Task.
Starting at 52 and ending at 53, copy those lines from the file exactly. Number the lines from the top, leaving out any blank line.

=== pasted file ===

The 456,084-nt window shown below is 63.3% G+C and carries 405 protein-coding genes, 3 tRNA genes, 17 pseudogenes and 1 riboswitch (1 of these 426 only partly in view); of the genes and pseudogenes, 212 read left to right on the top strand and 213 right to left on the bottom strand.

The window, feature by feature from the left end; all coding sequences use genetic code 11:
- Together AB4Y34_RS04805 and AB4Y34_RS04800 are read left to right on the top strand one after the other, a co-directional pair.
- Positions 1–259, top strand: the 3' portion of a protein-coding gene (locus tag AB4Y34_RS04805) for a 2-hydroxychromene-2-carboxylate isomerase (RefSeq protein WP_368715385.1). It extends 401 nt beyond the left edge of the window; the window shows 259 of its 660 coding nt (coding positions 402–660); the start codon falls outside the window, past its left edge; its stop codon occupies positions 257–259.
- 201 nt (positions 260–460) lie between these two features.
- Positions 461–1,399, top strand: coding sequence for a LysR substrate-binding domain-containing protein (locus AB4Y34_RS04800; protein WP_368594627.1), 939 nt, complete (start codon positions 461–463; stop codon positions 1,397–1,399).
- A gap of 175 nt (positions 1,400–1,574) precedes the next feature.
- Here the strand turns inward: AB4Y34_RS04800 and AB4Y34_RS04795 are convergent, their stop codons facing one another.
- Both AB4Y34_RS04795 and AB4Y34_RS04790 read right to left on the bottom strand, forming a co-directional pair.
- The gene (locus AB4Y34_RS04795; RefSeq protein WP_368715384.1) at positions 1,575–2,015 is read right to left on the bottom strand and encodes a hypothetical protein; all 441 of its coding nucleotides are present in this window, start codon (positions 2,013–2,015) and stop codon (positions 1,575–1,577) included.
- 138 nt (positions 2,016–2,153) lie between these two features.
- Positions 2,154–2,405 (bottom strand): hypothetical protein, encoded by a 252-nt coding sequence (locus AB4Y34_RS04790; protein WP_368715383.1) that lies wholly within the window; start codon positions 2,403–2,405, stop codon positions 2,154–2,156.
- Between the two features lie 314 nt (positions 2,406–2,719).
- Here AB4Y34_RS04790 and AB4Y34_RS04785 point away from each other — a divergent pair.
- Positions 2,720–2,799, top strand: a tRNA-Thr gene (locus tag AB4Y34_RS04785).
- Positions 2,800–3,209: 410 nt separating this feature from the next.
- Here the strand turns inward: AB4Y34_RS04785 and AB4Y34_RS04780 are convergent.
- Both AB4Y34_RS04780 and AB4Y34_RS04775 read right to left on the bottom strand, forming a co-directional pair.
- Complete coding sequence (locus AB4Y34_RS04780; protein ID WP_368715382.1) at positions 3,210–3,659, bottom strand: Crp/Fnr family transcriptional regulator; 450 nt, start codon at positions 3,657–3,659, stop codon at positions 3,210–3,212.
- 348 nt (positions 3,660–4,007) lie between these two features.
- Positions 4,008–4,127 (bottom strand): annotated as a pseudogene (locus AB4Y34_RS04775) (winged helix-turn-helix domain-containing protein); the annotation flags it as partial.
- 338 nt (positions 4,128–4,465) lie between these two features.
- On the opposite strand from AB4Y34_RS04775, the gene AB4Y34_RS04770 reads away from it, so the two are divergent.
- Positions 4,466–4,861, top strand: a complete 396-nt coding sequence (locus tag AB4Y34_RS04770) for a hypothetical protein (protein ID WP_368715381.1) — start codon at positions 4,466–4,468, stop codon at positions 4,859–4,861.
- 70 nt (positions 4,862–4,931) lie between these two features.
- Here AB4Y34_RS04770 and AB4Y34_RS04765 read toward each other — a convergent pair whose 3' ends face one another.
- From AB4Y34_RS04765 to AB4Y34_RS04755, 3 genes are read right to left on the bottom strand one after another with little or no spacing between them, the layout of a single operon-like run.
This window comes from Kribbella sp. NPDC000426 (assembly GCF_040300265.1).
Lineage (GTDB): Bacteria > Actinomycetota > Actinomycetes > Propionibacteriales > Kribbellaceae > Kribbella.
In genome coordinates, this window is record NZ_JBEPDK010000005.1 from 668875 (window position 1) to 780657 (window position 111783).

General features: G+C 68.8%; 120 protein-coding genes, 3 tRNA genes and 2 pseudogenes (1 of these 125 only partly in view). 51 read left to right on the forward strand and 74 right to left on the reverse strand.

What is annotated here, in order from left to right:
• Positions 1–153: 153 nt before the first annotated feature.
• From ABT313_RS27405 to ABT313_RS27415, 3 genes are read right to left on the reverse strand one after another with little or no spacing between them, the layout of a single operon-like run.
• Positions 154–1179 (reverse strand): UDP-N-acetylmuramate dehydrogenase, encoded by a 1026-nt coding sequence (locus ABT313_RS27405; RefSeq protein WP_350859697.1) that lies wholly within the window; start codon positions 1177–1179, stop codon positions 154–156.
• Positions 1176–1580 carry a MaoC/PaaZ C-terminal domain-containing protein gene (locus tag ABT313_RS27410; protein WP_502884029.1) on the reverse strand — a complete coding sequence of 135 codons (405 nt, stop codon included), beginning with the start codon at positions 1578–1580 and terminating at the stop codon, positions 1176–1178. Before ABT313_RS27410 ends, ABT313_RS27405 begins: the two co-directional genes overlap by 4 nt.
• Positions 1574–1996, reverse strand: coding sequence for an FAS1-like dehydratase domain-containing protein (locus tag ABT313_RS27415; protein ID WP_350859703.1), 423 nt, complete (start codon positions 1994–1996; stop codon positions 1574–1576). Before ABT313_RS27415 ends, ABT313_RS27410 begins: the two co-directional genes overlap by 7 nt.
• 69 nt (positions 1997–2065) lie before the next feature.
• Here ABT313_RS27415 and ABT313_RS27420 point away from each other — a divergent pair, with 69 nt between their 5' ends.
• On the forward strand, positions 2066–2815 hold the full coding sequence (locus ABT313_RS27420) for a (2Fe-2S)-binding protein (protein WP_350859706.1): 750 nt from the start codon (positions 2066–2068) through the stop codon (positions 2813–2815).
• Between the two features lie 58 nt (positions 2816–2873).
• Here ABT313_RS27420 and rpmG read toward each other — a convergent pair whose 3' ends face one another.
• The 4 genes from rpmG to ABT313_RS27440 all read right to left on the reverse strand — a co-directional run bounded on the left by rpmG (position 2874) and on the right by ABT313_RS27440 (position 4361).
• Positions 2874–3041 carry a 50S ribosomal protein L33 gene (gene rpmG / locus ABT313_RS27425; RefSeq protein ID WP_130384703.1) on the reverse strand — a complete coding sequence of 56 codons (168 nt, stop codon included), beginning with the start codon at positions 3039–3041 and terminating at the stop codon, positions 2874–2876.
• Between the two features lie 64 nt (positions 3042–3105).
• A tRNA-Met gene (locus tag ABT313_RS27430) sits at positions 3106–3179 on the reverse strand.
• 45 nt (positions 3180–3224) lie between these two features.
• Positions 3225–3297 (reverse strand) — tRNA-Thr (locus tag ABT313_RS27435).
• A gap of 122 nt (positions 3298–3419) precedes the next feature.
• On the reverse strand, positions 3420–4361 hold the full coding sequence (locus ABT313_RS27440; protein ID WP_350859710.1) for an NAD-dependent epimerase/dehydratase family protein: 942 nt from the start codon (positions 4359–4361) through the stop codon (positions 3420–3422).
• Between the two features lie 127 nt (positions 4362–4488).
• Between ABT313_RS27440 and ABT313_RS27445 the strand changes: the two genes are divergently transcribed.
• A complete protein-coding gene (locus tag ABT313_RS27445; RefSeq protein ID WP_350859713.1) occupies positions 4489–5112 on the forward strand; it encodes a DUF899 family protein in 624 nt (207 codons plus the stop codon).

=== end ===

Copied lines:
• Between ABT313_RS27440 and ABT313_RS27445 the strand changes: the two genes are divergently transcribed.
• A complete protein-coding gene (locus tag ABT313_RS27445; RefSeq protein ID WP_350859713.1) occupies positions 4489–5112 on the forward strand; it encodes a DUF899 family protein in 624 nt (207 codons plus the stop codon).